// Example without polymorphism
    void executeVectorActions(Vector<Object> vector) {/* Code repetition here*/}
    void executeArrayListActions(ArrayList<Object> arrayList) {/*Code repetition here*/}
    void executeLinkedListActions(LinkedList<Object> linkedList) {/* Code repetition here*/}
    void executeCopyOnWriteArrayListActions(CopyOnWriteArrayList<Object> copyOnWriteArrayList)
        { /* Code repetition here*/}
}
public class ListActionInvokerWithoutPolymorphism {
        listAction.executeVectorActions(new Vector<>());
        listAction.executeArrayListActions(new ArrayList<>());
        listAction.executeLinkedListActions(new LinkedList<>());
        listAction.executeCopyOnWriteArrayListActions(new CopyOnWriteArrayList<>());
}

Ugly code, isn’t it? Imagine trying to maintain it!  Now look at the same example with polymorphism:


public static void main(String … polymorphism) {
ListAction listAction = new ListAction();	
	listAction.executeListActions();
}
public class ListAction {
    void executeListActions(List<Object> list) {
        // Execute actions with different lists
    }
}
public class ListActionInvoker {
    public static void main(String... masterPolymorphism) {
        ListAction listAction = new ListAction();
        listAction.executeListActions(new Vector<>());
        listAction.executeListActions(new ArrayList<>());
        listAction.executeListActions(new LinkedList<>());
        listAction.executeListActions(new CopyOnWriteArrayList<>());
    }
}

The benefit of polymorphism is flexibility and extensibility. Instead of creating several different methods, we can declare just one method that receives the generic List type.

Invoking specific methods in a polymorphic method call

It's possible to invoke specific methods in a polymorphic call, but doing it comes at the cost of flexibility. Here’s an example:


public abstract class MetalGearCharacter {
    abstract void useWeapon(String weapon);
}
public class BigBoss extends MetalGearCharacter {
    @Override
    void useWeapon(String weapon) {
        System.out.println("Big Boss is using a " + weapon);
    }
   void giveOrderToTheArmy(String orderMessage) {
        System.out.println(orderMessage);
    }
}
public class SolidSnake extends MetalGearCharacter {
    void useWeapon(String weapon) {
        System.out.println("Solid Snake is using a " + weapon);
    }
}
public class UseSpecificMethod {
    public static void executeActionWith(MetalGearCharacter metalGearCharacter) {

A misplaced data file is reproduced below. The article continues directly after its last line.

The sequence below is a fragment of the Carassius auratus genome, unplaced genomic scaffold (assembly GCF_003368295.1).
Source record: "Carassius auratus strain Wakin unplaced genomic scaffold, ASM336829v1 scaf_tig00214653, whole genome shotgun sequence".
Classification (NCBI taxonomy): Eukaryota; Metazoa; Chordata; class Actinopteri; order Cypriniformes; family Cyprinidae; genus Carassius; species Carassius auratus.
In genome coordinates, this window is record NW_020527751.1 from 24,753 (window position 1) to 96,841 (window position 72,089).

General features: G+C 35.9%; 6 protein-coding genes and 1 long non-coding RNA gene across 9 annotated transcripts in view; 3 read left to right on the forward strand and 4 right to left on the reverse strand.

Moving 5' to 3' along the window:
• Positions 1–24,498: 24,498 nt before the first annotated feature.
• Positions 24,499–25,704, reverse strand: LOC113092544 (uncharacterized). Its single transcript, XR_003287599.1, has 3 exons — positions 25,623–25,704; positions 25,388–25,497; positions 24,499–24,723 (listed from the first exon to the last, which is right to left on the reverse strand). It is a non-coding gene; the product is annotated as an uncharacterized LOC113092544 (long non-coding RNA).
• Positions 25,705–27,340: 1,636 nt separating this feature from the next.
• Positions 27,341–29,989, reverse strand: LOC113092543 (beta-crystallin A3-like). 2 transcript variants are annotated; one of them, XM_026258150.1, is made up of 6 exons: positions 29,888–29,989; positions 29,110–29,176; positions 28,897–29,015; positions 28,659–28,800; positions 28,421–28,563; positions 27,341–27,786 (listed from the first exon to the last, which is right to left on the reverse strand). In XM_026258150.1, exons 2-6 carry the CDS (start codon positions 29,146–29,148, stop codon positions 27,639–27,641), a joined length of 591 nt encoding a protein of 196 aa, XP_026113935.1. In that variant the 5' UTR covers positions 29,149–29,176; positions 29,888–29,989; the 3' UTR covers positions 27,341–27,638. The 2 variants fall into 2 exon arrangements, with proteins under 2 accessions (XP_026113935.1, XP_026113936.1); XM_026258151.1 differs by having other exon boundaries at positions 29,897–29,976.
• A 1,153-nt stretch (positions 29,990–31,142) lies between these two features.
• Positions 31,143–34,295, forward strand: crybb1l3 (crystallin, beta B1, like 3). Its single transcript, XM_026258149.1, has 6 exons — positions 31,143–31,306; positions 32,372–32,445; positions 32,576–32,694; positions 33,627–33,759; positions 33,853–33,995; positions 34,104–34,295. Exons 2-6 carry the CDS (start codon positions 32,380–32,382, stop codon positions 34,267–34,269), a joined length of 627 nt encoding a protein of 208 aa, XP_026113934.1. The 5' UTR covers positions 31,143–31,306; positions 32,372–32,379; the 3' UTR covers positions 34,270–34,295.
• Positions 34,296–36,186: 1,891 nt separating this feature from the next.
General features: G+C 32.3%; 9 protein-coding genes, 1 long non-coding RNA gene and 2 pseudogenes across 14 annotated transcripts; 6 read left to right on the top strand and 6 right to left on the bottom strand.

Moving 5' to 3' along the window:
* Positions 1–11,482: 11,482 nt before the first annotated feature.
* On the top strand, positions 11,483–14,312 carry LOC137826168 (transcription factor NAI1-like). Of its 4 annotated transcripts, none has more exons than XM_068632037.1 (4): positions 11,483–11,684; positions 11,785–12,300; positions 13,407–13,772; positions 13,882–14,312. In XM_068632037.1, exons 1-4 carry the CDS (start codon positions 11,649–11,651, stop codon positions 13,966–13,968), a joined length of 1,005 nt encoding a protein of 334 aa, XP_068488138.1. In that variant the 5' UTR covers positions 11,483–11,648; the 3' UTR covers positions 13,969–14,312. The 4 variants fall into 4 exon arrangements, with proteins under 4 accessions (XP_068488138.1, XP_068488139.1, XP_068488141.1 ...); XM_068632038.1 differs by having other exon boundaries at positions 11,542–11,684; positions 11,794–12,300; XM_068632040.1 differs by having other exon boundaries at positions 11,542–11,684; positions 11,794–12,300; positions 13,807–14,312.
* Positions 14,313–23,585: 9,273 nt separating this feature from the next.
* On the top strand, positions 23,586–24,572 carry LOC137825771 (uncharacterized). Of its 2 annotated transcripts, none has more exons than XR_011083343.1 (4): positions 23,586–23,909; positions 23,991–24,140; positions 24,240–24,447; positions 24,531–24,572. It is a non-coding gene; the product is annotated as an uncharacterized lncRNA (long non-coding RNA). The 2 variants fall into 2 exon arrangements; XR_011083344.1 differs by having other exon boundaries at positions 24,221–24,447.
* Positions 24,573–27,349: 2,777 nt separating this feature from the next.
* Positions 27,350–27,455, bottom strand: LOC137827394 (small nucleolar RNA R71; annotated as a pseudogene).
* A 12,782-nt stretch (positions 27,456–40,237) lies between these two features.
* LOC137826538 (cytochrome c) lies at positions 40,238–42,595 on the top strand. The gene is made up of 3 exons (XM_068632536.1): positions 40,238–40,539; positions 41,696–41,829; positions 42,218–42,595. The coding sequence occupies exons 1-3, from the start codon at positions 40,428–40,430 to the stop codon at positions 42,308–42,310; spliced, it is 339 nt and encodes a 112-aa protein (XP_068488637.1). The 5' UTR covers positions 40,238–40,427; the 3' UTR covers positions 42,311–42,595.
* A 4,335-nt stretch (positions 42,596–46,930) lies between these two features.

metalGearCharacter.useWeapon("SOCOM");
	// The below line wouldn't work
        // metalGearCharacter.giveOrderToTheArmy("Attack!");
        if (metalGearCharacter instanceof BigBoss) {
            ((BigBoss) metalGearCharacter).giveOrderToTheArmy("Attack!");
        }
    }
public static void main(String... specificPolymorphismInvocation) {
        executeActionWith(new SolidSnake());
        executeActionWith(new BigBoss());
    }
}

The technique we’re using here is casting, or deliberately changing the object type at runtime.

Note that it’s possible to invoke a specific method only when casting the generic type to the specific type. A good analogy would be saying explicitly to the compiler, “Hey, I know what I’m doing here, so I’m going to cast the object to a specific type and use a specific method.”  

Referring to the above example, there is an important reason the compiler refuses to accept specific method invocation: the class that is being passed could be SolidSnake. In this case, there is no way for the compiler to ensure every subclass of MetalGearCharacter has the giveOrderToTheArmy method declared.

The instanceof reserved keyword

Pay attention to the reserved word instanceof. Before invoking the specific method we’ve asked if MetalGearCharacter is “instanceofBigBoss. If it wasn’t a BigBoss instance, we would receive the following exception message:


Exception in thread "main" java.lang.ClassCastException: com.javaworld.javachallengers.polymorphism.specificinvocation.SolidSnake cannot be cast to com.javaworld.javachallengers.polymorphism.specificinvocation.BigBoss

The super reserved keyword

What if we wanted to reference an attribute or method from a Java superclass? In this case we could use the super reserved word. For example:


public class JavaMascot {
  void executeAction() {
    System.out.println("The Java Mascot is about to execute an action!");
  }
}
public class Duke extends JavaMascot {
  @Override
  void executeAction() {
    super.executeAction();